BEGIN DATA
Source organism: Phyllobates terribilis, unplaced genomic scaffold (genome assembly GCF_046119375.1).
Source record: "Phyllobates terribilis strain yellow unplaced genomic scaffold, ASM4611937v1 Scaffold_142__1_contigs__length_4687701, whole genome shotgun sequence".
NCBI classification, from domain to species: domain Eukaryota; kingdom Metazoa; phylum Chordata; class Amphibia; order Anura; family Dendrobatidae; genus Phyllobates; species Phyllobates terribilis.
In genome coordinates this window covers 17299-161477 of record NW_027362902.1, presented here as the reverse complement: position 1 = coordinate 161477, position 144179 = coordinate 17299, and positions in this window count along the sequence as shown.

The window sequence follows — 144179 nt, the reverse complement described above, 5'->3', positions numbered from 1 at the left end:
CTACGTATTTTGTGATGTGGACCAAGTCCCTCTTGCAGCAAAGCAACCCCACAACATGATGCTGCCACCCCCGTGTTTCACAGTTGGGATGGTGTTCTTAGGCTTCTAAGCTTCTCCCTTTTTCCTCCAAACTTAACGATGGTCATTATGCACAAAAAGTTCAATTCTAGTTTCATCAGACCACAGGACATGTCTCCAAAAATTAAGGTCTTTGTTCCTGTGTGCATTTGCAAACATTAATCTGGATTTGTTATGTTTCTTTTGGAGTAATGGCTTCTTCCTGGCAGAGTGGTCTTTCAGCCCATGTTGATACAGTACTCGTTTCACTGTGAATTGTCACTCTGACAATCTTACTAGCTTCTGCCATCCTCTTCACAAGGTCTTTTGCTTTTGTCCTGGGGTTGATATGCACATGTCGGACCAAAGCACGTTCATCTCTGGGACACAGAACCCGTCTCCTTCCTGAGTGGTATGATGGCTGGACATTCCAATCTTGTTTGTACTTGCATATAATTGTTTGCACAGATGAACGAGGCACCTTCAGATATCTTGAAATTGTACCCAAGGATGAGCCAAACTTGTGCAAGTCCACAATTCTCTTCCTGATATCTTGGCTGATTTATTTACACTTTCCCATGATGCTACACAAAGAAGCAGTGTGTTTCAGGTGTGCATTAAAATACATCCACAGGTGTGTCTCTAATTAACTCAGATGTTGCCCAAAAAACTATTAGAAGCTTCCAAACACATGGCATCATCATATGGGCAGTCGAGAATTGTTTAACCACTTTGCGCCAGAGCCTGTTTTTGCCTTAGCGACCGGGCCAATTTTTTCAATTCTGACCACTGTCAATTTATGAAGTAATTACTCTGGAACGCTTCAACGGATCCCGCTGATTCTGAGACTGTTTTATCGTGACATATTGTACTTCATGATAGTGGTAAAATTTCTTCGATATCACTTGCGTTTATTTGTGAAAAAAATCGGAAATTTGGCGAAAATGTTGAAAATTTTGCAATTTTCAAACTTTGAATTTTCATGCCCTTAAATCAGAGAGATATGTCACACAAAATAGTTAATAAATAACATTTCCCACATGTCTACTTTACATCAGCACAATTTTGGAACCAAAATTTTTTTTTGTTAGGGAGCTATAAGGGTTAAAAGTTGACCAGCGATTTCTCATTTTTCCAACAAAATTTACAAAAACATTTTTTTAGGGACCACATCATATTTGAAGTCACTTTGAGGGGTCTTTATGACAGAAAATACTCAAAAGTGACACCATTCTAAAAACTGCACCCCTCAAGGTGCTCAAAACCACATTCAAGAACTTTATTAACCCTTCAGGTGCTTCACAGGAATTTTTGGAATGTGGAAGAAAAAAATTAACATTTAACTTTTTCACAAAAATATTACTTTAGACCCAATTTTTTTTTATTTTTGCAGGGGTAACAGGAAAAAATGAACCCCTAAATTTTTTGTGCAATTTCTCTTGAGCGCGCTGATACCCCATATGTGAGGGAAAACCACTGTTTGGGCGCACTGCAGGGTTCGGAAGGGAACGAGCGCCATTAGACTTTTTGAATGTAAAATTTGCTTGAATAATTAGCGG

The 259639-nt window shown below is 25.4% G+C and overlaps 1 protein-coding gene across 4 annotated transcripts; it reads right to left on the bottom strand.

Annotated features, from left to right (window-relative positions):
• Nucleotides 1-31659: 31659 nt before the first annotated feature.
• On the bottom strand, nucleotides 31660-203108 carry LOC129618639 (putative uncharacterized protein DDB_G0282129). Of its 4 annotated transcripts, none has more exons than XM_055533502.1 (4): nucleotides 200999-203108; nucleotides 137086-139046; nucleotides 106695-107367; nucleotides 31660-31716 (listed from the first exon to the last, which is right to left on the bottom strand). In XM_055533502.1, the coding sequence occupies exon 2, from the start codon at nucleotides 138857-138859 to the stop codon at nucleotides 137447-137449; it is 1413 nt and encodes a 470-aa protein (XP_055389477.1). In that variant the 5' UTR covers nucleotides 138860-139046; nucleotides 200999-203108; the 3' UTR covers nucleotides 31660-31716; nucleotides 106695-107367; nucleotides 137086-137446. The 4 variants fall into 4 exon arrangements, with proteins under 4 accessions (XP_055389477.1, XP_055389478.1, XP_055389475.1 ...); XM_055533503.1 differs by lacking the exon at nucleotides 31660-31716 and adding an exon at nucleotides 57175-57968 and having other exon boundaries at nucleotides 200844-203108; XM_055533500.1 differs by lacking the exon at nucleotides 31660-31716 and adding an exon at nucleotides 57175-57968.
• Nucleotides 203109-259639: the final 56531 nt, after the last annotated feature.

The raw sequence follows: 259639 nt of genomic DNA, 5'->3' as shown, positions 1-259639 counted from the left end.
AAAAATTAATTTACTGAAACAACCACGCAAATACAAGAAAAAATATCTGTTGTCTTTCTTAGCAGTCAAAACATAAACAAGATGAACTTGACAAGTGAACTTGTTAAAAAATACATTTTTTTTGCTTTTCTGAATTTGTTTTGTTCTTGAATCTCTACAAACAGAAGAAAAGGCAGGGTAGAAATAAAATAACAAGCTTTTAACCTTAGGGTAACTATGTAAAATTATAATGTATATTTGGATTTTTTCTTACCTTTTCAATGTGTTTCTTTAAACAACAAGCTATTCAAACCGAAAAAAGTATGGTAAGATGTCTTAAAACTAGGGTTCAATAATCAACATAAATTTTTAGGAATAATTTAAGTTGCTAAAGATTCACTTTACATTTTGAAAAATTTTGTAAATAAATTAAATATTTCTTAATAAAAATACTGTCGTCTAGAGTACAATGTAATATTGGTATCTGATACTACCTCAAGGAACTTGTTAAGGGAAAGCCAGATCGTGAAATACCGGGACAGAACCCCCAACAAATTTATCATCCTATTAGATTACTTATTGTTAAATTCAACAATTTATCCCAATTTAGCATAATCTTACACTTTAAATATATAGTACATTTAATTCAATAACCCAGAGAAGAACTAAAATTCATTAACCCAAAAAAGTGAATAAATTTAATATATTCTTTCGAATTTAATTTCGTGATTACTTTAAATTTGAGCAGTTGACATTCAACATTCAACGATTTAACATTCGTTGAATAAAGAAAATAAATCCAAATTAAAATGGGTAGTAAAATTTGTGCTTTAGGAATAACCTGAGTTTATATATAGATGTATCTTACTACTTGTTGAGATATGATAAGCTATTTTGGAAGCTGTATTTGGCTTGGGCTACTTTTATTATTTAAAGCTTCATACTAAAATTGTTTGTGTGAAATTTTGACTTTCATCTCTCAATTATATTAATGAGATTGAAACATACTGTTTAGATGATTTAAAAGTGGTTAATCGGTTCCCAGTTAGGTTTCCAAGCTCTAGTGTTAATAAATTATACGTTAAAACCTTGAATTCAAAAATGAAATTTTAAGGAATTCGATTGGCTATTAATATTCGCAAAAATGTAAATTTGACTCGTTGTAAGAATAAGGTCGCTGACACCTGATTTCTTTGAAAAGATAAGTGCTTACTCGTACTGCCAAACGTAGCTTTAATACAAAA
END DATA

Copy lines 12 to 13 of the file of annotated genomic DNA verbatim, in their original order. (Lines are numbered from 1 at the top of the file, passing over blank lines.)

The raw sequence follows: 259639 nt of genomic DNA, 5'->3' as shown, positions 1-259639 counted from the left end.
AAAAATTAATTTACTGAAACAACCACGCAAATACAAGAAAAAATATCTGTTGTCTTTCTTAGCAGTCAAAACATAAACAAGATGAACTTGACAAGTGAACTTGTTAAAAAATACATTTTTTTTGCTTTTCTGAATTTGTTTTGTTCTTGAATCTCTACAAACAGAAGAAAAGGCAGGGTAGAAATAAAATAACAAGCTTTTAACCTTAGGGTAACTATGTAAAATTATAATGTATATTTGGATTTTTTCTTACCTTTTCAATGTGTTTCTTTAAACAACAAGCTATTCAAACCGAAAAAAGTATGGTAAGATGTCTTAAAACTAGGGTTCAATAATCAACATAAATTTTTAGGAATAATTTAAGTTGCTAAAGATTCACTTTACATTTTGAAAAATTTTGTAAATAAATTAAATATTTCTTAATAAAAATACTGTCGTCTAGAGTACAATGTAATATTGGTATCTGATACTACCTCAAGGAACTTGTTAAGGGAAAGCCAGATCGTGAAATACCGGGACAGAACCCCCAACAAATTTATCATCCTATTAGATTACTTATTGTTAAATTCAACAATTTATCCCAATTTAGCATAATCTTACACTTTAAATATATAGTACATTTAATTCAATAACCCAGAGAAGAACTAAAATTCATTAACCCAAAAAAGTGAATAAATTTAATATATTCTTTCGAATTTAATTTCGTGATTACTTTAAATTTGAGCAGTTGACATTCAACATTCAACGATTTAACATTCGTTGAATAAAGAAAATAAATCCAAATTAAAATGGGTAGTAAAATTTGTGCTTTAGGAATAACCTGAGTTTATATATAGATGTATCTTACTACTTGTTGAGATATGATAAGCTATTTTGGAAGCTGTATTTGGCTTGGGCTACTTTTATTATTTAAAGCTTCATACTAAAATTGTTTGTGTGAAATTTTGACTTTCATCTCTCAATTATATTAATGAGATTGAAACATACTGTTTAGATGATTTAAAAGTGGTTAATCGGTTCCCAGTTAGGTTTCCAAGCTCTAGTGTTAATAAATTATACGTTAAAACCTTGAATTCAAAAATGAAATTTTAAGGAATTCGATTGGCTATTAATATTCGCAAAAATGTAAATTTGACTCGTTGTAAGAATAAGGTCGCTGACACCTGATTTCTTTGAAAAGATAAGTGCTTACTCGTACTGCCAAACGTAGCTTTAATACAAAA